I’m not sure if Mark Twain’s ghost still writes in his old haunts, but I’m sure that many a writer has been haunted by Twain’s rules for writing. And it being that spooky time of the year, I thought it might be fun to raise his words from the dead so to speak, so that you, the children’s writer (or any writer) might benefit from his wisdom. Especially since a few noted rules relate, in an uncanny way, to the dead.
Rule Number 3: The personages in a tale shall be alive, except in the case of corpses, and that always the reader shall be able to tell the corpses from the others.
Rule Number 4: The personages in a tale, both dead and alive, shall exhibit a sufficient excuse for being there.
I think Rule Number 4 should be written in bold letters across every writer’s forehead. Barring your ability to manage that, perhaps you could just write the words across your computer screen, once every day before you begin any actual writing.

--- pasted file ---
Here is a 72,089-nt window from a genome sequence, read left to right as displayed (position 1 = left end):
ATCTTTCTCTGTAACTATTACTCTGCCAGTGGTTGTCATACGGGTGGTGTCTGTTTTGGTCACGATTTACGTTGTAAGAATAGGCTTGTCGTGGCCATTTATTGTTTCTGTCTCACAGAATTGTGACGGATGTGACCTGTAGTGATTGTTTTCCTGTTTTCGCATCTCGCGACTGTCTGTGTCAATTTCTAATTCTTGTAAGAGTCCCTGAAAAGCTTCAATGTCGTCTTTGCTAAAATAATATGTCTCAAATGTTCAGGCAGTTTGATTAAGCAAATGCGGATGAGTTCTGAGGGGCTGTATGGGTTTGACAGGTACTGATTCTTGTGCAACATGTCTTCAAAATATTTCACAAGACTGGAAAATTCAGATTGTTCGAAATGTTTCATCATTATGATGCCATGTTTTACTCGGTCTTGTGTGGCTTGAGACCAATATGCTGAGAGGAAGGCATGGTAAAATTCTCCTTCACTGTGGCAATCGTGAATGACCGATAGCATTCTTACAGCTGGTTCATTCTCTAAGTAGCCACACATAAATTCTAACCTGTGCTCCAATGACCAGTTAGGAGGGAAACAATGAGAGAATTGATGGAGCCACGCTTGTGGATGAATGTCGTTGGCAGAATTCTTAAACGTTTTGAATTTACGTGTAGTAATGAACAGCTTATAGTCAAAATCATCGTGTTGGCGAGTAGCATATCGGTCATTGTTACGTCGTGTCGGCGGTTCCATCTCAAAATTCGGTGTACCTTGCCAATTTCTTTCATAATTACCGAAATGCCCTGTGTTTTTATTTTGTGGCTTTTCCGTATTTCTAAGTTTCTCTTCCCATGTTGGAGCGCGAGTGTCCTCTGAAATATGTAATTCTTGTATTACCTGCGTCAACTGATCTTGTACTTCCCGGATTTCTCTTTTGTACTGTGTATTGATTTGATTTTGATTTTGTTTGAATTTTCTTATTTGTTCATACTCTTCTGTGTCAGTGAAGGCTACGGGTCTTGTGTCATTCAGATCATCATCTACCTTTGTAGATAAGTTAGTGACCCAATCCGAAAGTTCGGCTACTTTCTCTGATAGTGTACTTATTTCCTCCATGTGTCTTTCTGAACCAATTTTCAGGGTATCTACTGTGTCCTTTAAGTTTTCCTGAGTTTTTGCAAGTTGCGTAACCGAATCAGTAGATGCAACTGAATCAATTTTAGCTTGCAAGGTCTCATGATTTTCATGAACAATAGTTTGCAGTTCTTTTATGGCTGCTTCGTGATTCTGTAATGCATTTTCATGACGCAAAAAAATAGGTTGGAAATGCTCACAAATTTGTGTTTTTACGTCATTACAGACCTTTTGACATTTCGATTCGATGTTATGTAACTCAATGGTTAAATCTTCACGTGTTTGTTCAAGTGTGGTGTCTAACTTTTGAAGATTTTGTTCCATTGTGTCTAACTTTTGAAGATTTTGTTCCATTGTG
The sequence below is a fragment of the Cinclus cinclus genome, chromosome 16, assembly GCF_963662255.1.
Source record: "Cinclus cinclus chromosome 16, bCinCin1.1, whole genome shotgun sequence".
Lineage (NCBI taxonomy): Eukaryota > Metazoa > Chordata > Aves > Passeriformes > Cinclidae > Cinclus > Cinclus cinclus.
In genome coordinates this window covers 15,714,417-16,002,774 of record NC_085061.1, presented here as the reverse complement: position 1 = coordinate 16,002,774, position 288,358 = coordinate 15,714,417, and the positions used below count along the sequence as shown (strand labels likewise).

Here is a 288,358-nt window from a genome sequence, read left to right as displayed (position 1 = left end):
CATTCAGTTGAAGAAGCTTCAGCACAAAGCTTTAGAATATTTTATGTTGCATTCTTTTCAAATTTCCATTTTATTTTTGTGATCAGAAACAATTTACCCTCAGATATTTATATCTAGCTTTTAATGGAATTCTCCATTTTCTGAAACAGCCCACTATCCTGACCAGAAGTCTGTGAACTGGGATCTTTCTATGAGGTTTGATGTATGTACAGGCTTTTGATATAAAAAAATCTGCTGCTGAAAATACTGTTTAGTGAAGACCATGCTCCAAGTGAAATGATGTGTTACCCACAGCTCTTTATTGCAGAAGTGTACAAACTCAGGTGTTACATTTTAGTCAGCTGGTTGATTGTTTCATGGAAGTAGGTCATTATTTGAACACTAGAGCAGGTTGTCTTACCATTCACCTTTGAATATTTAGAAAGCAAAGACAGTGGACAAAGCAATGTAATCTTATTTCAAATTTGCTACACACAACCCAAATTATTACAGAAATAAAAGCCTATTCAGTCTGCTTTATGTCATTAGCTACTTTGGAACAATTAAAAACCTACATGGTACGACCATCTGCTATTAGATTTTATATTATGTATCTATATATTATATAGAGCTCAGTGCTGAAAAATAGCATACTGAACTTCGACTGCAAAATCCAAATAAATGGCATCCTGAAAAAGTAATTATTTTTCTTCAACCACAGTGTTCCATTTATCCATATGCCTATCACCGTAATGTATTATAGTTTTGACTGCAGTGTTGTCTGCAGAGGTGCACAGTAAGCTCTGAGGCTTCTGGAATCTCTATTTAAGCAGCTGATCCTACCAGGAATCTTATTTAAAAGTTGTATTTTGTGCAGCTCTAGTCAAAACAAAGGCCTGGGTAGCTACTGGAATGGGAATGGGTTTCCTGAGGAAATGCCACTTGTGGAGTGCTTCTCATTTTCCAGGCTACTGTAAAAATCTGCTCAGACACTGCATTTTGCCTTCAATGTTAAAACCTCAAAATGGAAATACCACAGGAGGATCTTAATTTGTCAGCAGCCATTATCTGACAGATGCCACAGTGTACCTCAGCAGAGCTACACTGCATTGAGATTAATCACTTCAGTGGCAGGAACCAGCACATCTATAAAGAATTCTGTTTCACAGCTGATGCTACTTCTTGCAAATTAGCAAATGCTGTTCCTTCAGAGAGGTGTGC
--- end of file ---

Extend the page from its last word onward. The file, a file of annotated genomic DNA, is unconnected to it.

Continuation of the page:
Rule Number 3, on the other hand, has been grossly ignored by writers of late; writers, who I might add, have enjoyed a fair amount of success by throwing, willy-nilly, the undead into their stories. And it’s all getting pretty confusing, keeping up with who’s a ghost, or a vampire, or a werewolf, or what-have-you in the undead department. I’m sure it’s enough to keep Mr. Twain rolling in his grave.
You can read all the rules here (from an essay Twain wrote about James Fenimore Cooper, who, by the way, broke every single one of Twain’s rules). And then you can decide whether you dare to break the rules…or not. (Ooooooooooo)